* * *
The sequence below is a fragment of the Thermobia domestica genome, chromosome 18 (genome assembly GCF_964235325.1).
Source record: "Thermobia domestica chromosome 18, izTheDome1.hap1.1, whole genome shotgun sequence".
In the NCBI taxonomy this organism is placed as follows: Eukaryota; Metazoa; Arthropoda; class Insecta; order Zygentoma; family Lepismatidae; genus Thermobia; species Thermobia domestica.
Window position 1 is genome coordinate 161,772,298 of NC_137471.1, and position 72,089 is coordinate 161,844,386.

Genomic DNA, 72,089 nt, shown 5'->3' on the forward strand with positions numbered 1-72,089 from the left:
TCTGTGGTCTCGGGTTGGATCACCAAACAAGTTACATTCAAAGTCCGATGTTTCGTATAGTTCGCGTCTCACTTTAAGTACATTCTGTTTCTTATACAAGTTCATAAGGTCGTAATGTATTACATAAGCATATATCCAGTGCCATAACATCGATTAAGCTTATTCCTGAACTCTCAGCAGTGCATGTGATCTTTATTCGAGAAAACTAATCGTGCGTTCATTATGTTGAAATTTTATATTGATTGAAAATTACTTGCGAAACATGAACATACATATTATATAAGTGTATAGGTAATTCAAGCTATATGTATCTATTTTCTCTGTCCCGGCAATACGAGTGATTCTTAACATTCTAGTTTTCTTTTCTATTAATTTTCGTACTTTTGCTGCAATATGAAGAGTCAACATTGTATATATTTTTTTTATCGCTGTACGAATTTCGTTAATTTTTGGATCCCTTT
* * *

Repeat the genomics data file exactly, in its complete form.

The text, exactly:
The sequence below is a fragment of the Thermobia domestica genome, chromosome 18 (genome assembly GCF_964235325.1).
Source record: "Thermobia domestica chromosome 18, izTheDome1.hap1.1, whole genome shotgun sequence".
In the NCBI taxonomy this organism is placed as follows: Eukaryota; Metazoa; Arthropoda; class Insecta; order Zygentoma; family Lepismatidae; genus Thermobia; species Thermobia domestica.
Window position 1 is genome coordinate 161,772,298 of NC_137471.1, and position 72,089 is coordinate 161,844,386.

Genomic DNA, 72,089 nt, shown 5'->3' on the forward strand with positions numbered 1-72,089 from the left:
TCTGTGGTCTCGGGTTGGATCACCAAACAAGTTACATTCAAAGTCCGATGTTTCGTATAGTTCGCGTCTCACTTTAAGTACATTCTGTTTCTTATACAAGTTCATAAGGTCGTAATGTATTACATAAGCATATATCCAGTGCCATAACATCGATTAAGCTTATTCCTGAACTCTCAGCAGTGCATGTGATCTTTATTCGAGAAAACTAATCGTGCGTTCATTATGTTGAAATTTTATATTGATTGAAAATTACTTGCGAAACATGAACATACATATTATATAAGTGTATAGGTAATTCAAGCTATATGTATCTATTTTCTCTGTCCCGGCAATACGAGTGATTCTTAACATTCTAGTTTTCTTTTCTATTAATTTTCGTACTTTTGCTGCAATATGAAGAGTCAACATTGTATATATTTTTTTTATCGCTGTACGAATTTCGTTAATTTTTGGATCCCTTT